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Kamloops News

THOMPSON: The complicated science of annoyance

February 10, 2020 - 12:00 PM



Is there someone who - when he or she walks into the room - you find yourself annoyed? I’m betting there is. In fact, you’re probably thinking of that person right now as you’re reading this…and your blood pressure is starting to rise.

The fact is…it happens to all of us. The effect is called negative affective presence by psychologists…and while it’s an emerging field of study…currently we have more questions than answers. For example, that person who annoys you when you see them might well be having a great day as they ruin yours. In other words, they are carriers who don't suffer from the disease, so to speak.

You don’t have to necessarily know folks…even strangers can annoy you. Of course, if lots of strangers annoy you…hell, it could be you that is annoying. It’s complicated science.

Some of the moments that most annoyed me….have come from total strangers. I don’t know whether these things bother you…but they sure bugged me. I’ve found that airports and airplanes seem to be the Petri dish not only for colds and flu but for annoyances, as well.

Indeed, the mere thought of air travel annoys me…even when I love my destination. But two specific occurrences are at the heart of my annoyance with air travel. About ten years ago, while waiting to board my flight at a crowded gate in Tampa International Airport, the guy next to me removed his shoe, his sock and proceeded to clip his toenails.

I remember looking first at him…then his bare foot…then back at him…as clippings were flying everywhere. I then looked at several fellow travellers within sight and earshot of this Neanderthal. Some - like me - were wide-eyed with mouths gaping…while others seemed oblivious. If you think public toenail clipping appropriate…exactly where would you draw the line…shaving genitalia in public?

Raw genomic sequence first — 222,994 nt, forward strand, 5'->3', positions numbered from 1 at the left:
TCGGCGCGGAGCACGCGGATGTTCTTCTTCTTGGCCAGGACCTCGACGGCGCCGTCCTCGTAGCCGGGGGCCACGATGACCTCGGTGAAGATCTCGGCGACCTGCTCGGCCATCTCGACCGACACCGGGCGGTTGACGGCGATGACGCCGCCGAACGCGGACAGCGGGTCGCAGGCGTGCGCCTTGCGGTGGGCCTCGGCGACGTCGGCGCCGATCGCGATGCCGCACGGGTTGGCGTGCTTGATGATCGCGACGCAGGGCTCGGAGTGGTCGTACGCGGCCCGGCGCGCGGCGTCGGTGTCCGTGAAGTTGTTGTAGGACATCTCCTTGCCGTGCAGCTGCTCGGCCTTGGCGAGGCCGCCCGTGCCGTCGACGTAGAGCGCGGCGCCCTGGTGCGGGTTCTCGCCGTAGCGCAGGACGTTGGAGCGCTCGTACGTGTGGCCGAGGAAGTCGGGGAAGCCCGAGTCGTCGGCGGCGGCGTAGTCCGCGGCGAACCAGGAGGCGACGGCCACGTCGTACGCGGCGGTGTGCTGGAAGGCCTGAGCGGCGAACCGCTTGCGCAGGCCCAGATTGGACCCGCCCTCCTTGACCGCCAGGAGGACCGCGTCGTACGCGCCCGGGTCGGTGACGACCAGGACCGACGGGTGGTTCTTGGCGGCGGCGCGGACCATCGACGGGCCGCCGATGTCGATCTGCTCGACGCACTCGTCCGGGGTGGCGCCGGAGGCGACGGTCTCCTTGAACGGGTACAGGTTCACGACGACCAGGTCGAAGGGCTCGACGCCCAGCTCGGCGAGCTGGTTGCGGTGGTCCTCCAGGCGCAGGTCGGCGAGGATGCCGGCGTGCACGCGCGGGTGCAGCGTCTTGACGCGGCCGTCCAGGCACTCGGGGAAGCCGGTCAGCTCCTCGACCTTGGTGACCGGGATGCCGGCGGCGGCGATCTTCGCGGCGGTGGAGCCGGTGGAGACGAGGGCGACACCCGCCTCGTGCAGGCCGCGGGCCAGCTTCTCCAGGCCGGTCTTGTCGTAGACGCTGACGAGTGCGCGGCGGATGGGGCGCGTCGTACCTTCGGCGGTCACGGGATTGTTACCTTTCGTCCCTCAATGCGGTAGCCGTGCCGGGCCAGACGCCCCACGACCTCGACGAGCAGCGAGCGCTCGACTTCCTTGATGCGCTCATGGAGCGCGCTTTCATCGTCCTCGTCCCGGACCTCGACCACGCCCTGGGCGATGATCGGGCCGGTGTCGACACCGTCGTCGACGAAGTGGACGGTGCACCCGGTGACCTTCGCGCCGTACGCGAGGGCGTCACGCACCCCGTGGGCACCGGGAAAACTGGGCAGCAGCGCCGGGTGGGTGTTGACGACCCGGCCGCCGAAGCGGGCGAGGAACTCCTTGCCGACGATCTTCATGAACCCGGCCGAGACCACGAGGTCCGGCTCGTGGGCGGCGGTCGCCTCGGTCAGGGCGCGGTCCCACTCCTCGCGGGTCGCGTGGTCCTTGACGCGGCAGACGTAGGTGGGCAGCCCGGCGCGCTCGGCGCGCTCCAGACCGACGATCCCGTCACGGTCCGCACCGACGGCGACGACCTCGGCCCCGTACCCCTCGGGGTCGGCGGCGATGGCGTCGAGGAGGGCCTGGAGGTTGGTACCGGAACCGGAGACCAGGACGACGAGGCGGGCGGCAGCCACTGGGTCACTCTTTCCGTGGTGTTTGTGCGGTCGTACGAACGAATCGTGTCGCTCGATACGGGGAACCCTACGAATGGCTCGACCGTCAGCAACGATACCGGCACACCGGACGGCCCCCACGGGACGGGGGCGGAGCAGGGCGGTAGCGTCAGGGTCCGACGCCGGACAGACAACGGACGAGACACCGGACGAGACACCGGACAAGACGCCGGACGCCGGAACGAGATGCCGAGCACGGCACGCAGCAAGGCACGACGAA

Another annoying instance on a plane - this one 20 years ago - left me speechless…something that is hard to do. A woman sitting in the middle seat - I was on the aisle - on a flight from Atlanta to New York ate lunch, then with a foot-long piece of dental floss began popping bits of masticated food trapped between her 32 teeth. Passengers - including me - were dodging her leftover ham and cheese sandwich as she flossed with the flare of a professional shoe-shiner.

I won’t say these events traumatized me…but I sure as hell was annoyed…and I’ve never forgotten it. At least it’s understandable how someone’s odd behaviour can annoy. But what determines the aforementioned negative affective presence? How can someone simply entering a room bother us?

Image Credit: ADOBE STOCK

Does someone’s body language, voice quality or physical appearance make them annoying? Maybe. We don’t know yet, but researchers are studying it. In fact, a host of psychologists, neuroscientists, sociologists, audiologists and cultural anthropologists are on the case. Even so, the fact that I can’t tell you how and why right now…well, that might be annoying in and of itself.